“I’m not necessarily saying that ’56 informs how people now are reacting. But ’56 brutalized a generation of Palestinians,” he said. “Ultimately that generation is going to convey frustration, anger, bitterness, maybe hatred to kids who are also undergoing their own incidents and their own problems. So it’s like this compounded history.”
Sacco also was drawn to the subject because it had generated so little historical or journalistic writing. He recorded the testimony of many Palestinian eyewitnesses and survivors. He also interviewed a number of Israeli historians and such boots-on-the-ground figures as Mordechai Bar-On, who served as right-hand man to Moshe Dayan, Israel’s former defense and foreign minister.
Employing cinematic techniques (extreme close-ups, aerial perspectives), “Footnotes” leapfrogs between 1956 and 2003, when Sacco did his field research. The 418-page book, which took about 6 1/2 years to complete, contains four appendixes and a bibliography.
As in his previous books, Sacco depicts himself as a secondary character and details his reporting methods. He appears as a restlessly curious, occasionally bemused, slightly built figure with round-frame glasses that obscure his eyes.
In person, he’s pretty much the same. Perhaps the most interesting aspect of his features is how indeterminate they are. “I’m often told I look Asian,” said the author, a longtime resident of Portland, Ore. “I never blend in anywhere. I always feel like a weirdo.”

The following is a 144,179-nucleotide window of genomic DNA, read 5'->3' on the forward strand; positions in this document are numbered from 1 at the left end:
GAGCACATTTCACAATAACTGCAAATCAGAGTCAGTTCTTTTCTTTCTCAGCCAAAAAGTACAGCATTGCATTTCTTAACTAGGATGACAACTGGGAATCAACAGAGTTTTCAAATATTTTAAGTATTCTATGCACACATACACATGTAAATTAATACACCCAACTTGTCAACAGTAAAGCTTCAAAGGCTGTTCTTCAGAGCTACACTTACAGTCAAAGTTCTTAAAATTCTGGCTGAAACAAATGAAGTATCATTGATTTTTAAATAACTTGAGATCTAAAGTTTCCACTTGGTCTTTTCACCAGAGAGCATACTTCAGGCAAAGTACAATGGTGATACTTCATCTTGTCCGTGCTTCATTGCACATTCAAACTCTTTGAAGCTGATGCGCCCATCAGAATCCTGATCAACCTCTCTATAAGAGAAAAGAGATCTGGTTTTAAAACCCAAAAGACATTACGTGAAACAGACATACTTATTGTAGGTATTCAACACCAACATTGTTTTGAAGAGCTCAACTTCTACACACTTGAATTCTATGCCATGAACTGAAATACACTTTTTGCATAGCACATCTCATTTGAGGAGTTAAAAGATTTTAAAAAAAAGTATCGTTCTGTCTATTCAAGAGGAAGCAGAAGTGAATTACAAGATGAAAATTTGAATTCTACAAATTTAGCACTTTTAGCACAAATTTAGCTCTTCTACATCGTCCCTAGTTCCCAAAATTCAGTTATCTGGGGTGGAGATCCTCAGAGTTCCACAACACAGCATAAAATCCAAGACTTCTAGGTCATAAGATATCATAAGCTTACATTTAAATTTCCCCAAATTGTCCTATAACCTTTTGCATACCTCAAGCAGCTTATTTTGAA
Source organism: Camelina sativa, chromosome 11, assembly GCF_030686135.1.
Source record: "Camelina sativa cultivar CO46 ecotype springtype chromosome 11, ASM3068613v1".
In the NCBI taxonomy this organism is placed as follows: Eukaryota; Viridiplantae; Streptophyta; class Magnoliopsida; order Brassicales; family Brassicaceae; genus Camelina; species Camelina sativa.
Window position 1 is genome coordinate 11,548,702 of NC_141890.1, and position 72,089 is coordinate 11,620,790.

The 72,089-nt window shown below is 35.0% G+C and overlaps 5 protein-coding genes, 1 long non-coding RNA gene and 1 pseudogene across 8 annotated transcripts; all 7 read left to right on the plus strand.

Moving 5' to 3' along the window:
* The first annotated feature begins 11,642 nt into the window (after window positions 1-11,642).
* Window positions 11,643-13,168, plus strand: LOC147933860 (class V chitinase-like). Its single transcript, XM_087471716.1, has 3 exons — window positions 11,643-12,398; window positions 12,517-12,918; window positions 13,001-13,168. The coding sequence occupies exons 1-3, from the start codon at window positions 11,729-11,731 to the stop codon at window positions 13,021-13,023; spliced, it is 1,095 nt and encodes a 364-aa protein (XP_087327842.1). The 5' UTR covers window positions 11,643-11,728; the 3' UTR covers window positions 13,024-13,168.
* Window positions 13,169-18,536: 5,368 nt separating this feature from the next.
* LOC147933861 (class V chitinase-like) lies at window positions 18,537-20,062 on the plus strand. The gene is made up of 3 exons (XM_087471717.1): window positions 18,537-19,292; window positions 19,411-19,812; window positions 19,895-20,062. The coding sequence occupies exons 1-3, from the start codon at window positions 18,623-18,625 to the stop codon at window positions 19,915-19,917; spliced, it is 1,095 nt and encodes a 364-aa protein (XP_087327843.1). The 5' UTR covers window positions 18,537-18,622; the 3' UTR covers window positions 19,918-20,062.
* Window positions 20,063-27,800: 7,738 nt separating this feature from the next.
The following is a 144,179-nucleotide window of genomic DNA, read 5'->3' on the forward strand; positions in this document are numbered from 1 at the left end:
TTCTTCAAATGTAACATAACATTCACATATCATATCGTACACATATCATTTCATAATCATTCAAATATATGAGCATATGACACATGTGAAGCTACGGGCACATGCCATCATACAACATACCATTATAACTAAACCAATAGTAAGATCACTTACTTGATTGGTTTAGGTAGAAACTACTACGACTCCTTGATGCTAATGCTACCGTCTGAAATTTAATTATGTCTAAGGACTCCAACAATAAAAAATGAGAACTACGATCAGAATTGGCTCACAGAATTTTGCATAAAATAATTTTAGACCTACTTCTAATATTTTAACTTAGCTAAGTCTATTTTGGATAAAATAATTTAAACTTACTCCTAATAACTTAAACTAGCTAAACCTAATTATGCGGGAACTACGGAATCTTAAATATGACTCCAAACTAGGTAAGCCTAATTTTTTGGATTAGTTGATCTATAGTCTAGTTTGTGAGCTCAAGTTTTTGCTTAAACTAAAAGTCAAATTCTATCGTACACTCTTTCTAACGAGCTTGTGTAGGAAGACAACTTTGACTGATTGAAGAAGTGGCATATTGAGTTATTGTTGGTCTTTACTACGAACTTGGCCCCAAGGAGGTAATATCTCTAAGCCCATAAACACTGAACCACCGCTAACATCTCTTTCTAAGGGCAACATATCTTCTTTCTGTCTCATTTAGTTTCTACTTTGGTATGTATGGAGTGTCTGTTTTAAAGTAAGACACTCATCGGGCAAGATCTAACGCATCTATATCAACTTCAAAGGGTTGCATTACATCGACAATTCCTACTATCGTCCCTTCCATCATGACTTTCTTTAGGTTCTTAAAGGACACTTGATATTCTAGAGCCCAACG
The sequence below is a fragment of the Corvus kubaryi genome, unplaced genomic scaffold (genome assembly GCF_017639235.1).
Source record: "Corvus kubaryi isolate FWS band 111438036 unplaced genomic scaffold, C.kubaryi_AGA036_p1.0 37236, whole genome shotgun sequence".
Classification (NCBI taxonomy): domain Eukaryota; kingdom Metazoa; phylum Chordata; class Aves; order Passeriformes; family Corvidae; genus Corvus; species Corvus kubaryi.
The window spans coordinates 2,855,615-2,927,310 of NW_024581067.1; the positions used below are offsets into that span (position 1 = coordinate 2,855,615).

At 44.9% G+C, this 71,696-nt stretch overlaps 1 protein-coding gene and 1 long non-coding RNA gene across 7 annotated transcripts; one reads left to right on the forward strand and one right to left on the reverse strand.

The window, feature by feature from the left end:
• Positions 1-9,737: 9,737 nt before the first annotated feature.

According to Chris Hedges, the Pulitzer Prize-winning former New York Times foreign correspondent, Sacco is a throwback. As many mainstream media outlets cut back on expensive foreign and investigative reporting, Hedges said, “journalism is going to revert to what it was before, and that is an art form.”
In that regard, he continued, Sacco is carrying forward a tradition of empathetic, morally driven journalistic novelists including Balzac, Dickens and Upton Sinclair. “A great journalist is an artist. What else is ‘Hiroshima’ by John Hersey other than a work of art?”
Sacco admits that “Footnotes” generally adopts the Palestine perspective. Growing up in America, he said, conditioned him to think of Palestinians as terrorists. “I never learned who they were, why they were doing what they were doing or any of the context.”
Yet gradually, he began to study the Middle East and discover alternative narratives. Because the U.S. media remain likely to convey the Israel viewpoint, he said, “I do want to bring Palestinian voices to the fore. Which isn’t to say I’m going to sugarcoat the Palestinians.”
Sacco is pessimistic about the prospects for a resolution to the conflicts he delineates in his book. “You can speak to someone from Hamas and some far-right Likudnik, and they’re both going to say they want peace,” he said. “The word itself means nothing, because they want peace on their terms.”
And he thinks this may be his last book of this type, at least for a while.
“I can sit in a nice wine bar in Portland,” he said, “having a good conversation and some really nice food, and yes, my mind sort of goes back to people who can’t have that and have no opportunities, have had their homes demolished. But definitely I think it can wear you out. And I’m kind of at that point.”